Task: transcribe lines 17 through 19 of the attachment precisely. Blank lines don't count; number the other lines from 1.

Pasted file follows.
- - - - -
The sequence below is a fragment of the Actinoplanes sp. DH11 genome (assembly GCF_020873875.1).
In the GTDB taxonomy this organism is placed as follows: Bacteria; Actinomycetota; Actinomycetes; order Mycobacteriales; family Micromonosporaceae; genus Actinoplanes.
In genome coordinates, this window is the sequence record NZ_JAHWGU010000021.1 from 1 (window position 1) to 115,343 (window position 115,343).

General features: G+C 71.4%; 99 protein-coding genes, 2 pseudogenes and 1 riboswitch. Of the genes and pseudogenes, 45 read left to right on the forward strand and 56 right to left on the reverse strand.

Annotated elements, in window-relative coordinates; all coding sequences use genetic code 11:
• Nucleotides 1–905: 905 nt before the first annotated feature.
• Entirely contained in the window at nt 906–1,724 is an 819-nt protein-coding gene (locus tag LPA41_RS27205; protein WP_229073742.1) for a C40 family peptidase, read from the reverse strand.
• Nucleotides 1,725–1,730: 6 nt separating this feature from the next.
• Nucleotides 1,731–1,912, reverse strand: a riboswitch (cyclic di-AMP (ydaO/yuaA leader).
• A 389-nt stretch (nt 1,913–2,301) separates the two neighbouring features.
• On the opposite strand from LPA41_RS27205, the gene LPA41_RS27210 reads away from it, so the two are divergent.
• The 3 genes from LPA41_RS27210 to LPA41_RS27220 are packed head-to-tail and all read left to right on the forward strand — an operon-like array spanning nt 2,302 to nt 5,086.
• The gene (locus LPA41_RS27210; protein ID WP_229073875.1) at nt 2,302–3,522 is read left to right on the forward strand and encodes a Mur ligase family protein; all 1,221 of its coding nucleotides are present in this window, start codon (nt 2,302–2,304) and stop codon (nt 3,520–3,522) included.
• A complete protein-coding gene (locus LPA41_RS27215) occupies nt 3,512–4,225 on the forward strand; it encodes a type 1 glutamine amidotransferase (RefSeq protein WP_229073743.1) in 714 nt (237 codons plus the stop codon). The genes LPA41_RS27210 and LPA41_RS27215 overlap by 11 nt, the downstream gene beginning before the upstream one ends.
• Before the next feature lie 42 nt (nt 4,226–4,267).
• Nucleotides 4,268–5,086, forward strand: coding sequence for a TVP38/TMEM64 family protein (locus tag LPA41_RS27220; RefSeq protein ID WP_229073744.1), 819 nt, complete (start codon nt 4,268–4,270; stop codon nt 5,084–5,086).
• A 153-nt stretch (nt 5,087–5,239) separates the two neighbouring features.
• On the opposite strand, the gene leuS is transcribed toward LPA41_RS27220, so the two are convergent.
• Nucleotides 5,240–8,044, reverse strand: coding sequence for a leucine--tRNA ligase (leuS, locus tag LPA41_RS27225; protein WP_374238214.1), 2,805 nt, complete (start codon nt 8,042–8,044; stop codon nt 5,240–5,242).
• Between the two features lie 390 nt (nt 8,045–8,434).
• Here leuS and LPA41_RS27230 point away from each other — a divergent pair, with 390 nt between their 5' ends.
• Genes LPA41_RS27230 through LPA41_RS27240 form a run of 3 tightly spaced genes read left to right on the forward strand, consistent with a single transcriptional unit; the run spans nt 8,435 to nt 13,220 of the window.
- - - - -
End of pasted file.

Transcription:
• A 153-nt stretch (nt 5,087–5,239) separates the two neighbouring features.
• On the opposite strand, the gene leuS is transcribed toward LPA41_RS27220, so the two are convergent.
• Nucleotides 5,240–8,044, reverse strand: coding sequence for a leucine--tRNA ligase (leuS, locus tag LPA41_RS27225; protein WP_374238214.1), 2,805 nt, complete (start codon nt 8,042–8,044; stop codon nt 5,240–5,242).